Early Sunday morning I pause at the Buddleja bush growing to the side of the old rail-bed in Sydenham Hill Wood. The crackled main trunk has arched over and lateral branches have grown up through the brambles to reach the small patches of light.
The sweet-scented flower heads are beautiful, mauve mini-trumpets contrast with a zinging orange eye in the centre, but this butterfly bush (Buddleja davidii) brought from China by the Victorians is non-native in Britain. It forms vigorous clumps along railway tracks, on derelict buildings and waste land, out-competing native plants.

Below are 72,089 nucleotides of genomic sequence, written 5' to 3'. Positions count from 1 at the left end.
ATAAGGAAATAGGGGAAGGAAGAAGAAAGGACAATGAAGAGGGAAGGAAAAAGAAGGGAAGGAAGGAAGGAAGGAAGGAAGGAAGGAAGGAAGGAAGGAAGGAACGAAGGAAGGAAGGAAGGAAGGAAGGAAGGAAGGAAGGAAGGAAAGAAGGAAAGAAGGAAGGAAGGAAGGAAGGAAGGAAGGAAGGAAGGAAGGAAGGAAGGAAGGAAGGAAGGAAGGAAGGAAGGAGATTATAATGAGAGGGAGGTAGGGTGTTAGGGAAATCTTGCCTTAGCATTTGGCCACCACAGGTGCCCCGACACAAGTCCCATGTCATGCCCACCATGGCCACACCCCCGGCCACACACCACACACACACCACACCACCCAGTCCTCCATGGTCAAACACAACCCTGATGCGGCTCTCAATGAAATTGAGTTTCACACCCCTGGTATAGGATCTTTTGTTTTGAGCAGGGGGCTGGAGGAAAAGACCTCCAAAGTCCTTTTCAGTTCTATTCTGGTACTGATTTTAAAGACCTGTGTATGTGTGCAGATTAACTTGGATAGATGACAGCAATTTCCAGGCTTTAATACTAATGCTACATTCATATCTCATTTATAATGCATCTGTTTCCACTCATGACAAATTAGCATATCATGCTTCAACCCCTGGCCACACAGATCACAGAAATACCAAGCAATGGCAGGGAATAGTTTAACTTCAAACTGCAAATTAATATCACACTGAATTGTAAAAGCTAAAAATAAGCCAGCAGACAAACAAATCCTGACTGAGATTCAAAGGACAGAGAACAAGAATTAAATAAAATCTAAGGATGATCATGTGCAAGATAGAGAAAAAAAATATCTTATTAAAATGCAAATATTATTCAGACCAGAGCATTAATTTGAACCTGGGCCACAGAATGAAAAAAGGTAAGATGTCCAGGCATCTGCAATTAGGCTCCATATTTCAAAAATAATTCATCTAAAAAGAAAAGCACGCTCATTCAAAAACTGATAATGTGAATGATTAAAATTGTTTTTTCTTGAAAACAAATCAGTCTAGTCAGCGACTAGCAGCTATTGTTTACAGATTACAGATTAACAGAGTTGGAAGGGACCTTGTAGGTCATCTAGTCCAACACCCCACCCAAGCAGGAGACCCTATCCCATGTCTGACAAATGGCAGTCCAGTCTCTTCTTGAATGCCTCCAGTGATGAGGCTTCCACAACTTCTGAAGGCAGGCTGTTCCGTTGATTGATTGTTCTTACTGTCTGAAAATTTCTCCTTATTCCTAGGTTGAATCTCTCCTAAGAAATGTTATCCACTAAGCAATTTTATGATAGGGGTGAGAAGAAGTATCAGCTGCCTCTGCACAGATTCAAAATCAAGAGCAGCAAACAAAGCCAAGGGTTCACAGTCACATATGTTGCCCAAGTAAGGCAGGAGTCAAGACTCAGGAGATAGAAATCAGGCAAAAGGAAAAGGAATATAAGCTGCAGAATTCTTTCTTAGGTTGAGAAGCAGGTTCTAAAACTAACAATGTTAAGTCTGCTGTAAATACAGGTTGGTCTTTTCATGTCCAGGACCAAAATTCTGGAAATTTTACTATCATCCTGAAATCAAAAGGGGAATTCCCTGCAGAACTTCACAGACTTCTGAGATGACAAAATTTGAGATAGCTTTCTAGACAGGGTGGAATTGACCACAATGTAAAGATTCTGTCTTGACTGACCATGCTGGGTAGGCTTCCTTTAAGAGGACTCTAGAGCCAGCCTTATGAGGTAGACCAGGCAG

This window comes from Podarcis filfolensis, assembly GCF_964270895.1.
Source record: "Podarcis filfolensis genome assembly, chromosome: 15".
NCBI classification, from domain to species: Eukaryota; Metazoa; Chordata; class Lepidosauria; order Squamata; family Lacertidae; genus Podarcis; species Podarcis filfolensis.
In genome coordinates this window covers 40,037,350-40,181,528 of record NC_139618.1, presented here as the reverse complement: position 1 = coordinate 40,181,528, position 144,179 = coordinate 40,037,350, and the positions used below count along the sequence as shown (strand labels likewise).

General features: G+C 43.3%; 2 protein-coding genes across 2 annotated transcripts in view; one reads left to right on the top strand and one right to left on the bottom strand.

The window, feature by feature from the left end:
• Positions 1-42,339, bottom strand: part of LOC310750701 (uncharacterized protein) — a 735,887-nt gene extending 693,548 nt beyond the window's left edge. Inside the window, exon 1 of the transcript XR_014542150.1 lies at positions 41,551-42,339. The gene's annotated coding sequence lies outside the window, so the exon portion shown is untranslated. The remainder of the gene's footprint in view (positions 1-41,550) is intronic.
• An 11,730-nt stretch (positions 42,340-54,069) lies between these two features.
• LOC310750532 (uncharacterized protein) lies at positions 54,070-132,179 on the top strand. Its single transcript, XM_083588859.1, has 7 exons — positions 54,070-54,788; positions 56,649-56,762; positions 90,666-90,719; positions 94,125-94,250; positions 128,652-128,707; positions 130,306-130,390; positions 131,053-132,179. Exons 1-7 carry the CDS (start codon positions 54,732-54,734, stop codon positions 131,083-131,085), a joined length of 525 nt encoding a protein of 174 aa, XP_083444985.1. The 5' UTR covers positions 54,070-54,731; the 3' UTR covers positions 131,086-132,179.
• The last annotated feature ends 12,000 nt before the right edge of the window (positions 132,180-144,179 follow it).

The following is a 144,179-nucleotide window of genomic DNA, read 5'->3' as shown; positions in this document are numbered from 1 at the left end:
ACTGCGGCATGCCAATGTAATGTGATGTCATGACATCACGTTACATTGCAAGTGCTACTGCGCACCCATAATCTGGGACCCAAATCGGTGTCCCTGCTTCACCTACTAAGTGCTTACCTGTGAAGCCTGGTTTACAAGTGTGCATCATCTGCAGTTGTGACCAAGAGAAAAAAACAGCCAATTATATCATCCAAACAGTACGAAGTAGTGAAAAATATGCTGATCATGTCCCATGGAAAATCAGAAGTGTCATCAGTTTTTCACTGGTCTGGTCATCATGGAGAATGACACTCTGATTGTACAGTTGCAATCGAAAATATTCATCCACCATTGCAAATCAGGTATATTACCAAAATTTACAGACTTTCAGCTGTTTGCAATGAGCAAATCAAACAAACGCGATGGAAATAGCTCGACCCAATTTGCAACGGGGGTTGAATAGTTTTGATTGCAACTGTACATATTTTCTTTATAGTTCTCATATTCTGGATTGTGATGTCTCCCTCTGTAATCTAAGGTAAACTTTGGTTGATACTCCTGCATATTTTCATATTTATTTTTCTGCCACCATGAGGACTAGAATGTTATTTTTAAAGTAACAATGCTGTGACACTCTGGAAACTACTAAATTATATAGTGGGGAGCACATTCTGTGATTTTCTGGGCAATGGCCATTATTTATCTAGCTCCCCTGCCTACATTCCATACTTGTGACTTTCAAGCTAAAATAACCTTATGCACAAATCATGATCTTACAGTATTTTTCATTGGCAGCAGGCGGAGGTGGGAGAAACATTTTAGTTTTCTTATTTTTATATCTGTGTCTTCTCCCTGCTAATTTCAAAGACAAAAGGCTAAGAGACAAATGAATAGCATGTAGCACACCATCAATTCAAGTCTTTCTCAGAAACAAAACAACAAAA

Even it’s value as a nectar plant for butterflies and moths has a downside as it can smother the caterpillars’ food plants.